Nothing much at first. But, just as in the case of a Grexit, once the process of integration begins to unravel, a European Union already in the clasps of the centrifugal forces created by its deepening democratic and economic crisis will face a serious existentialist crisis. As for Britain, it will not be better off either, even if for a few months millions of Brits will have enjoyed upsetting Brussels’ bureaucrats.

– Now let’s talk about you: What are your plans?  Will you come back into the political arena?

The plan is simple: To launch, in early February, a pan-European movement with a single, radical objective: To democratise the EU! To form a movement that seeks to harness the energy of pro-European radical critics of Brussels and Frankfurt in order to prevent the disintegration of the EU. In short, to show that there is a third alternative to the calamitous ‘choice’ between: (a) those who want to return to the cocoon of the nation-state, and (b) those who accept the authoritarian, ineffective policies of the deeply anti-democratic EU institutions.

15 thoughts on “On Spain, Greece, Italy and our plans for a European movement to democratise the EU – Interview: L’Espresso

  1. @ Hubert

    One small thing. What we are experiencing now is not really capitalism but corporatism. Adam Smith’s free market was a market free of rentier and corporate distortion. His special point was that the market should benefit everyone. Exactly the opposite of today, where the great god “markets” is totally rigged, price discovery is impossible, gold prices are manipulated to an all time low against all logic and bank crashes are prevented by Central Bank rigging and government fiddling behind the scenes. And let’s not get started on derivatives! I am no knee-jerk fan of capitalism, but this ain’t capitalism.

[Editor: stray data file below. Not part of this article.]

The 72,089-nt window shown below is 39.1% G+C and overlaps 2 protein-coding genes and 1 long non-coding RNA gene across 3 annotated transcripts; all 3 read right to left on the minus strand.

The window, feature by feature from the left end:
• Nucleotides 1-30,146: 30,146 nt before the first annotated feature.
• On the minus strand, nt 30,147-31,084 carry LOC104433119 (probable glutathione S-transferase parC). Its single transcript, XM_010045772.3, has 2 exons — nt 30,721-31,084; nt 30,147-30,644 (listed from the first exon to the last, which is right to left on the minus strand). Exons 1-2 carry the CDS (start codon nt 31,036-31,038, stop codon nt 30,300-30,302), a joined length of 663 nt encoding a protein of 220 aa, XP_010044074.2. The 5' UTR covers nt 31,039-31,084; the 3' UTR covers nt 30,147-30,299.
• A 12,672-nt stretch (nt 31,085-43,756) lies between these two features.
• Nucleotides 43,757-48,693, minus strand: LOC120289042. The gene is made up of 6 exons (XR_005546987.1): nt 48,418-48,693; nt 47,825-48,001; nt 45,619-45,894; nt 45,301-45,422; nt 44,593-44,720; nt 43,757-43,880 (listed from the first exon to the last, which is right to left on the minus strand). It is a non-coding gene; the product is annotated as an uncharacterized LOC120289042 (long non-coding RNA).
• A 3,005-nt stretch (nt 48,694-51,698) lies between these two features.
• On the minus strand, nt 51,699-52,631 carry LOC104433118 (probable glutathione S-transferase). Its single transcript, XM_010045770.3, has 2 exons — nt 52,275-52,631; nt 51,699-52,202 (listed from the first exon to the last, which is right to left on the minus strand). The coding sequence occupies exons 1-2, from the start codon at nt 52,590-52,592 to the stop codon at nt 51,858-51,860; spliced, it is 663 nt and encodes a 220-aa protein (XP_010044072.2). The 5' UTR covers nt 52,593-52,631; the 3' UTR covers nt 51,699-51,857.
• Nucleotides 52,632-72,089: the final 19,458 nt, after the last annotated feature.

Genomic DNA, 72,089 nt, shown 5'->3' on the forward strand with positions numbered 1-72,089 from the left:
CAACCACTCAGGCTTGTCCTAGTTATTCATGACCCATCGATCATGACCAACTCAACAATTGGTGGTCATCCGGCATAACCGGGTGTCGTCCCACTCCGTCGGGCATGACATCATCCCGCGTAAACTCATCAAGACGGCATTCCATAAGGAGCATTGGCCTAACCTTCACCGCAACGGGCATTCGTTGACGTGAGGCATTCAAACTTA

Government + Corporatism = Facism. This is the classic definition and this is what the EU and our old mainstream parties, both left and right, are delivering. To my way of thinking the real fascist threat comes from the Powers That Be, not nasty little thug parties like Golden Dawn and JOBBIK (who too often are “night arms” of the PTB, at least in Greece historically. Just who do you think is bankrolling them?). The small thugs might break my bones but they are not the brains in charge and their power depends on those in charge – if not they evaporate quickly.

    • I think you’re right in that the Powers That Be are facilitating at least some kind of proto-fascism and it was their actions – most of all the treatment of Greece by Germany and the Eurogroup – that helped to create this climate of nationalism and racism all across Europe. Although I do not think that they are doing it intentionally and that just like the conservative parties in Germany back in 1933 they are too full of themselves to understand what they are doing. But anyway, that last point is moot and it’s the outcome that’s important.